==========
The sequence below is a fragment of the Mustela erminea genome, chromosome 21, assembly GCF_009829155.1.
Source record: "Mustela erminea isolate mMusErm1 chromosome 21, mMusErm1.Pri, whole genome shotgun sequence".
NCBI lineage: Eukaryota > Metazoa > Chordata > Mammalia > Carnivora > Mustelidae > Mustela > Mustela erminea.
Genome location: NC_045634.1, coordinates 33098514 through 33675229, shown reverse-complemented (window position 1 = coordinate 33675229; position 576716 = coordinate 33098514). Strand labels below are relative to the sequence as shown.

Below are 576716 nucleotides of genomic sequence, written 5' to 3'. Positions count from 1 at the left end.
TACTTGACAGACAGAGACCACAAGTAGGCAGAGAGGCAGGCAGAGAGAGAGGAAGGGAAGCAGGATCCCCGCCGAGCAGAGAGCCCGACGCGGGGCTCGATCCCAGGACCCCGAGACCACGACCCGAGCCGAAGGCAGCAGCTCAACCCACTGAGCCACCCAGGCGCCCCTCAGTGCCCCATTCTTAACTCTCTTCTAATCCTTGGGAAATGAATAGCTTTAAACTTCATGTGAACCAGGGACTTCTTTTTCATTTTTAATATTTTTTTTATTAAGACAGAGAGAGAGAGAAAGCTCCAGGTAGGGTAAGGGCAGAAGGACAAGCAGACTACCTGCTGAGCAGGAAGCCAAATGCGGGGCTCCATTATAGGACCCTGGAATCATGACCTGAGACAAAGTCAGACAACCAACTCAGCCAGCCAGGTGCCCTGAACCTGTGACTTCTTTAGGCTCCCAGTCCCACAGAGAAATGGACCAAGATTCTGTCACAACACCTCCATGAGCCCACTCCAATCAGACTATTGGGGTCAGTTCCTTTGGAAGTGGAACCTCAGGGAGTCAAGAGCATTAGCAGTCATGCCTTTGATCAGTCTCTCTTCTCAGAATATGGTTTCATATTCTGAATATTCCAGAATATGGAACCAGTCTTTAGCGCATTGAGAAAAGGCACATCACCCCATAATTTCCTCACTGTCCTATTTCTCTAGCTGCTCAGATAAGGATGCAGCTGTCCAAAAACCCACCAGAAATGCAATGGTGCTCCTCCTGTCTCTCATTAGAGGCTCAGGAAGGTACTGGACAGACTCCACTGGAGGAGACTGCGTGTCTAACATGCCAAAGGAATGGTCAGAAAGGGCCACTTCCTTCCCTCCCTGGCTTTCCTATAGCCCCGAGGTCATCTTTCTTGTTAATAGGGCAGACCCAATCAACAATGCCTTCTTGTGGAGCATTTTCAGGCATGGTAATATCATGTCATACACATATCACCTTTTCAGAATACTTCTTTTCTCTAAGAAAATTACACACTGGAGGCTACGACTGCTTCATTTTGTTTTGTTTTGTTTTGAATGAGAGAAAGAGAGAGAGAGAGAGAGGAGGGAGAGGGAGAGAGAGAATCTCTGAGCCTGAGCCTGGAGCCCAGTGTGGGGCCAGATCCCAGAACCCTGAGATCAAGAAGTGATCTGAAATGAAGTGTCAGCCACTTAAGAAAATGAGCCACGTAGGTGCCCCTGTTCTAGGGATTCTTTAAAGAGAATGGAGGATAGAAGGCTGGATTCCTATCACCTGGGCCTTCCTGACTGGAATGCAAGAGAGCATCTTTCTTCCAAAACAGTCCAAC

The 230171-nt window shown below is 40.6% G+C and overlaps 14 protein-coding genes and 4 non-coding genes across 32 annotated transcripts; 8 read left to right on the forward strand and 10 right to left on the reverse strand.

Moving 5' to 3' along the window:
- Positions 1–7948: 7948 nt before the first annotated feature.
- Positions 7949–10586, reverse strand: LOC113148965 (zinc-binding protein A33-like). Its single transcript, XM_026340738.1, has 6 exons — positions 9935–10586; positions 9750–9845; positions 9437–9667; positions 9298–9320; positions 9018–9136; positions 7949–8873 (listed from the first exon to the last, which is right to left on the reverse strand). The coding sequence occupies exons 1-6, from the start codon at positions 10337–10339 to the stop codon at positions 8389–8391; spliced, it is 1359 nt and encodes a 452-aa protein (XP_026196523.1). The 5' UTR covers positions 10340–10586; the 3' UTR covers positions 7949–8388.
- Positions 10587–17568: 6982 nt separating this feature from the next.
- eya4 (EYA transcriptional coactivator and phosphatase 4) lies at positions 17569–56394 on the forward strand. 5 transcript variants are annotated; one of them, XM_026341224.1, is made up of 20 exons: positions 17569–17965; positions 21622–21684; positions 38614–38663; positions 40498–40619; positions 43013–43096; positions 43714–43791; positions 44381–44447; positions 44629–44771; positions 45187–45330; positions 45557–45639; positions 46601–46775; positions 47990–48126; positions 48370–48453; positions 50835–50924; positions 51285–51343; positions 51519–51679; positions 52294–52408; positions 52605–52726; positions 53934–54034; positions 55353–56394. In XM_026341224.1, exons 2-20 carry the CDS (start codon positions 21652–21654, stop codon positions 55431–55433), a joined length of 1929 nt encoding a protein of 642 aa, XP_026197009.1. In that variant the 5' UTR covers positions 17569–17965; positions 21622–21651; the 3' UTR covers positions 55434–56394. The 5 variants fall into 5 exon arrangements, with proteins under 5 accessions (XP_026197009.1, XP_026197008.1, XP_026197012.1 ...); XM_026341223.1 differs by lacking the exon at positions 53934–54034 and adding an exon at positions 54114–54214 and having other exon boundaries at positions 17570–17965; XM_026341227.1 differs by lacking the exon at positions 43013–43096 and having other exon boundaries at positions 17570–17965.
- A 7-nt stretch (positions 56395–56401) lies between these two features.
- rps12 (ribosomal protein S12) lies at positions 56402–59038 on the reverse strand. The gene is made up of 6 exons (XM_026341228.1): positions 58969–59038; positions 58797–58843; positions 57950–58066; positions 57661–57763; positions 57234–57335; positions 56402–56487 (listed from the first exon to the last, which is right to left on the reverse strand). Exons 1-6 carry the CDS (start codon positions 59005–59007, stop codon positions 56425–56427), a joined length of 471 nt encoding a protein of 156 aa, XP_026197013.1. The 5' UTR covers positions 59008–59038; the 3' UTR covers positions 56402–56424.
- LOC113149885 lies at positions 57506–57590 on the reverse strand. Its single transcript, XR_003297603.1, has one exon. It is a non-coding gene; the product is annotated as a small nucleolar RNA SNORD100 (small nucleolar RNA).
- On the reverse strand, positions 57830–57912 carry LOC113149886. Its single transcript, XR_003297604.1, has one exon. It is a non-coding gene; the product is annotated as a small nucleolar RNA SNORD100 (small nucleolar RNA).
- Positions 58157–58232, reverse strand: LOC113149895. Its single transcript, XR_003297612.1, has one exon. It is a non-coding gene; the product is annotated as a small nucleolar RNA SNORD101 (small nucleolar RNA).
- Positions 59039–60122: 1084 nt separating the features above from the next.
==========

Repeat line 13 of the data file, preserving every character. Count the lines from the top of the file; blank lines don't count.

- A 7-nt stretch (positions 56395–56401) lies between these two features.